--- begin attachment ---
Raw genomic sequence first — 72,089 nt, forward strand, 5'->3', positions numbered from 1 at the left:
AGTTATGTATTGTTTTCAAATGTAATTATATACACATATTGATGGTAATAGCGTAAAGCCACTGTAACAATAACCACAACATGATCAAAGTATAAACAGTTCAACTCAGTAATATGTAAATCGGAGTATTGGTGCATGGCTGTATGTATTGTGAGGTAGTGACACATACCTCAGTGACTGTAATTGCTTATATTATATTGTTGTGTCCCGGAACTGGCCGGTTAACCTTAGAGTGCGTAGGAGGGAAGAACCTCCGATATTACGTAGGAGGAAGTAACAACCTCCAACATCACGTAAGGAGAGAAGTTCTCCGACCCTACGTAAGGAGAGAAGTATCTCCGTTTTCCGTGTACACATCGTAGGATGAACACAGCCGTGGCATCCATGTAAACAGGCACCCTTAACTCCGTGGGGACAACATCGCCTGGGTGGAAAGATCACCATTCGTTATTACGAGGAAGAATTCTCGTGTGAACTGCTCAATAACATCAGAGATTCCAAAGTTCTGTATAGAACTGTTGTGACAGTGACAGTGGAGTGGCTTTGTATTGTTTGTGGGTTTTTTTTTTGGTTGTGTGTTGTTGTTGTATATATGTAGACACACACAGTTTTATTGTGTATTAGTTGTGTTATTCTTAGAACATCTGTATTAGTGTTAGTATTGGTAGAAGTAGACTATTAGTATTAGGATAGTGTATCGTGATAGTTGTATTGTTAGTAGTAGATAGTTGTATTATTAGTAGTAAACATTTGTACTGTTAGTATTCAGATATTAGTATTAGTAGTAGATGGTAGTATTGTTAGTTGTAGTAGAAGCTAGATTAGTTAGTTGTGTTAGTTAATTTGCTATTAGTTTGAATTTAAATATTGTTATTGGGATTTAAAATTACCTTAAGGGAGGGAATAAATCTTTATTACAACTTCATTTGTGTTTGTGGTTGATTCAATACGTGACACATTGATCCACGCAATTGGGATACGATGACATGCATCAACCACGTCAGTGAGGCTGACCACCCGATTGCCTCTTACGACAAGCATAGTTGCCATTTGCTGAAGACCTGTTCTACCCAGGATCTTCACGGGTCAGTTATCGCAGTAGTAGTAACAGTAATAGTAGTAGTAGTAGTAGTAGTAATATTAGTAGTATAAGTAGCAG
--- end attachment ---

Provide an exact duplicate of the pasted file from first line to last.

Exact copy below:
Raw genomic sequence first — 72,089 nt, forward strand, 5'->3', positions numbered from 1 at the left:
AGTTATGTATTGTTTTCAAATGTAATTATATACACATATTGATGGTAATAGCGTAAAGCCACTGTAACAATAACCACAACATGATCAAAGTATAAACAGTTCAACTCAGTAATATGTAAATCGGAGTATTGGTGCATGGCTGTATGTATTGTGAGGTAGTGACACATACCTCAGTGACTGTAATTGCTTATATTATATTGTTGTGTCCCGGAACTGGCCGGTTAACCTTAGAGTGCGTAGGAGGGAAGAACCTCCGATATTACGTAGGAGGAAGTAACAACCTCCAACATCACGTAAGGAGAGAAGTTCTCCGACCCTACGTAAGGAGAGAAGTATCTCCGTTTTCCGTGTACACATCGTAGGATGAACACAGCCGTGGCATCCATGTAAACAGGCACCCTTAACTCCGTGGGGACAACATCGCCTGGGTGGAAAGATCACCATTCGTTATTACGAGGAAGAATTCTCGTGTGAACTGCTCAATAACATCAGAGATTCCAAAGTTCTGTATAGAACTGTTGTGACAGTGACAGTGGAGTGGCTTTGTATTGTTTGTGGGTTTTTTTTTTGGTTGTGTGTTGTTGTTGTATATATGTAGACACACACAGTTTTATTGTGTATTAGTTGTGTTATTCTTAGAACATCTGTATTAGTGTTAGTATTGGTAGAAGTAGACTATTAGTATTAGGATAGTGTATCGTGATAGTTGTATTGTTAGTAGTAGATAGTTGTATTATTAGTAGTAAACATTTGTACTGTTAGTATTCAGATATTAGTATTAGTAGTAGATGGTAGTATTGTTAGTTGTAGTAGAAGCTAGATTAGTTAGTTGTGTTAGTTAATTTGCTATTAGTTTGAATTTAAATATTGTTATTGGGATTTAAAATTACCTTAAGGGAGGGAATAAATCTTTATTACAACTTCATTTGTGTTTGTGGTTGATTCAATACGTGACACATTGATCCACGCAATTGGGATACGATGACATGCATCAACCACGTCAGTGAGGCTGACCACCCGATTGCCTCTTACGACAAGCATAGTTGCCATTTGCTGAAGACCTGTTCTACCCAGGATCTTCACGGGTCAGTTATCGCAGTAGTAGTAACAGTAATAGTAGTAGTAGTAGTAGTAGTAATATTAGTAGTATAAGTAGCAG